The December 2022 issue of IEEE Spectrum is here!

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According to my (mind-bendingly sophisticated) calculations, in just two weeks from now, it'll officially be National Robotics Week in the United States. I'm mentioning this now because I'm assuming that you're very busy and important, and that you'll need that much lead time to make it to all of the activities. All of them. Road trip!

To get you pumped up, here's the week's worth of robot vids.

MorpHex MKII has somehow ingested even more servos, and is DEATH to smiling yellow balloons. Also, it rolls.

[ Zenta ]

We saw a demo like this with industrial robots and slot cars at IREX, but somehow, little trains are a heck of a lot more fun:

Via [ Gizmodo ]

SenseFly's eBee map-making drone has made a lovely map of, um, some rocky canyon-y place that does a lovely job of being three dimensional:

That is one cool mesh right there. Damn.

[ SenseFly ]

Are you ready to be swarmed by robot insects? Time to DASH!

[ DASH Robotics ]

Team BlackSheep took their FPV flying robots to Hong Kong. We're especially interested in this, because we'll be in Hong Kong in just a few months for ICRA 2014.

[ Team BlackSheep ]

Isn't it great that robots can learn how to be flawless at a task by watching humans fail at it over and over?

This video presents an imitation learning approach for a fluid pouring task, which consists of grasping a bottle containing a fluid and pouring a specified amount of the fluid into a container placed on a rotating table. The robot learns how to do this task from human demonstrations. In addition to learning from successful demonstrations, our approach allows learning from errors made by humans and how they recovered from these errors in subsequent trials. We report experimental results consisting of a 5 DOF robot using the learned parameters to successfully perform the pouring task to illustrate our approach.

[ Maryland Robotics Center ]

UMD's Robo Raven has nearly doubled the number of solar cells on its wings. We don't have any hard numbers on performance improvements, except for "more power than ever before."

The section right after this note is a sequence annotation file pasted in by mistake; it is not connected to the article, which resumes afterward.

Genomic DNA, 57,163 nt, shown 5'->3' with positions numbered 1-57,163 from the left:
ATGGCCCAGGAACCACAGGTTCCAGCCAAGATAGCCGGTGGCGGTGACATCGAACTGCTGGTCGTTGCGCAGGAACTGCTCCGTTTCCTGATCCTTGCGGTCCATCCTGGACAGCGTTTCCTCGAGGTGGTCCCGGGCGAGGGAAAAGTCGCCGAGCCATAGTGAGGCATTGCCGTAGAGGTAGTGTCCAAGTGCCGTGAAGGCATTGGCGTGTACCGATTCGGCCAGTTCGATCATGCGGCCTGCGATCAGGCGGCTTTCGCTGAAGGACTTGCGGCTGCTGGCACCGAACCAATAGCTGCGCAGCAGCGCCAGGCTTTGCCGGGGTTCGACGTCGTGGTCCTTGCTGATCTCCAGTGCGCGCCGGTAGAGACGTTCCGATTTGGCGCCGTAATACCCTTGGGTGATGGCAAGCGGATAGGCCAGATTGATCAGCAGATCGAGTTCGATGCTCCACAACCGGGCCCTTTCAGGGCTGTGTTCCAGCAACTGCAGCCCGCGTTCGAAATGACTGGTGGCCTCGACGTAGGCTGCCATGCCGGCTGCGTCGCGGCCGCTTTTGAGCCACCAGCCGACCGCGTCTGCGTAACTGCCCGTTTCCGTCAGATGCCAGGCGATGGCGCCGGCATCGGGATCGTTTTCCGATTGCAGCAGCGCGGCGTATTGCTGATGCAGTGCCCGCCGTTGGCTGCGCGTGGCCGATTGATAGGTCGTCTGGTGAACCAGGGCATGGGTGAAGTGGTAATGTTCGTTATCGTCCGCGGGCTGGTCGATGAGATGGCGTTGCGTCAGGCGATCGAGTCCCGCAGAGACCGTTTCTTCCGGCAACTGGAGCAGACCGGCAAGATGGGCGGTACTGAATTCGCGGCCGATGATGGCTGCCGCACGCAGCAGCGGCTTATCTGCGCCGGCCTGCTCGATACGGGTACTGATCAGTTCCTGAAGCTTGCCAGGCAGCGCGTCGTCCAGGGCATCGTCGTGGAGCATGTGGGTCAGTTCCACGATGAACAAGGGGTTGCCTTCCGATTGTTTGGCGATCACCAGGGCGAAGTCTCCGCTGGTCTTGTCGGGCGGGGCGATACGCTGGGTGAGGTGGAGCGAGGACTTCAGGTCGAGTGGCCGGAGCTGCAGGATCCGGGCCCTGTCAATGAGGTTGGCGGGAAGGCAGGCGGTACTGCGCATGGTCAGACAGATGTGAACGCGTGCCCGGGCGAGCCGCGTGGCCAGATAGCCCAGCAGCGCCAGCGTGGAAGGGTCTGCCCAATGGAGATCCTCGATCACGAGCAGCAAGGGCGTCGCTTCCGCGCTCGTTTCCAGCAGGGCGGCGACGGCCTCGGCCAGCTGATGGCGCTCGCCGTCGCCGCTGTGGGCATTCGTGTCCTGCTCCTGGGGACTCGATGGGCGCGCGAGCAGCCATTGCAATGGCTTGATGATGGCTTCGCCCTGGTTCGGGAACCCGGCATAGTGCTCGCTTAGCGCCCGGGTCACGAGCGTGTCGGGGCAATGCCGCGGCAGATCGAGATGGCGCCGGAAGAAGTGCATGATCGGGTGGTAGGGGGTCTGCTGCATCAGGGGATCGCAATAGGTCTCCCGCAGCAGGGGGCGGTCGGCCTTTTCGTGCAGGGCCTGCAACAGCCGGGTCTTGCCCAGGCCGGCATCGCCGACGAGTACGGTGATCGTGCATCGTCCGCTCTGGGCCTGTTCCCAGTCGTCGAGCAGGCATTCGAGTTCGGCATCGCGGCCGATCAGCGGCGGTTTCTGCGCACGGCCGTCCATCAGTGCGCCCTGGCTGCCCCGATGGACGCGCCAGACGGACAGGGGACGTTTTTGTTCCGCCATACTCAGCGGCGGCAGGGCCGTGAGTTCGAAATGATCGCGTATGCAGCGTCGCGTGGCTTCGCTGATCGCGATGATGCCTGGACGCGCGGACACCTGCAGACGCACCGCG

[ UMD ]


[ Crabster CR200 ]

I know it just looks like a lot of featureless snow and ice, and it is, but this is what the South Pole looks like, I guess. And someone bothered to lug an AR Drone out there to fly it around:

[ Parrot ]

Continuing with our two-video theme of robots flying in cold places, here's a drone flying through some spectacular ice caves:

And a little behind the scenes:

[ Firefight Films ]

We'll finish the week with a TED Talk featuring Edward Snowden, which has a place in our Video Friday because he gives it on stage in Vancouver, Canada, from somewhere in Russia, through a Suitable Technologies Beam Pro:

This sort of politics isn't really the purview of this blog, but we will mention that the NSA has a response to Edward Snowden's talk in a TED Talk of their own, here.

[ TED ]

The Conversation (0)

The Bionic-Hand Arms Race

The prosthetics industry is too focused on high-tech limbs that are complicated, costly, and often impractical

12 min read
A photograph of a young woman with brown eyes and neck length hair dyed rose gold sits at a white table. In one hand she holds a carbon fiber robotic arm and hand. Her other arm ends near her elbow. Her short sleeve shirt has a pattern on it of illustrated hands.

The author, Britt Young, holding her Ottobock bebionic bionic arm.

Gabriela Hasbun. Makeup: Maria Nguyen for MAC cosmetics; Hair: Joan Laqui for Living Proof

In Jules Verne’s 1865 novel From the Earth to the Moon, members of the fictitious Baltimore Gun Club, all disabled Civil War veterans, restlessly search for a new enemy to conquer. They had spent the war innovating new, deadlier weaponry. By the war’s end, with “not quite one arm between four persons, and exactly two legs between six,” these self-taught amputee-weaponsmiths decide to repurpose their skills toward a new projectile: a rocket ship.

The story of the Baltimore Gun Club propelling themselves to the moon is about the extraordinary masculine power of the veteran, who doesn’t simply “overcome” his disability; he derives power and ambition from it. Their “crutches, wooden legs, artificial arms, steel hooks, caoutchouc [rubber] jaws, silver craniums [and] platinum noses” don’t play leading roles in their personalities—they are merely tools on their bodies. These piecemeal men are unlikely crusaders of invention with an even more unlikely mission. And yet who better to design the next great leap in technology than men remade by technology themselves?

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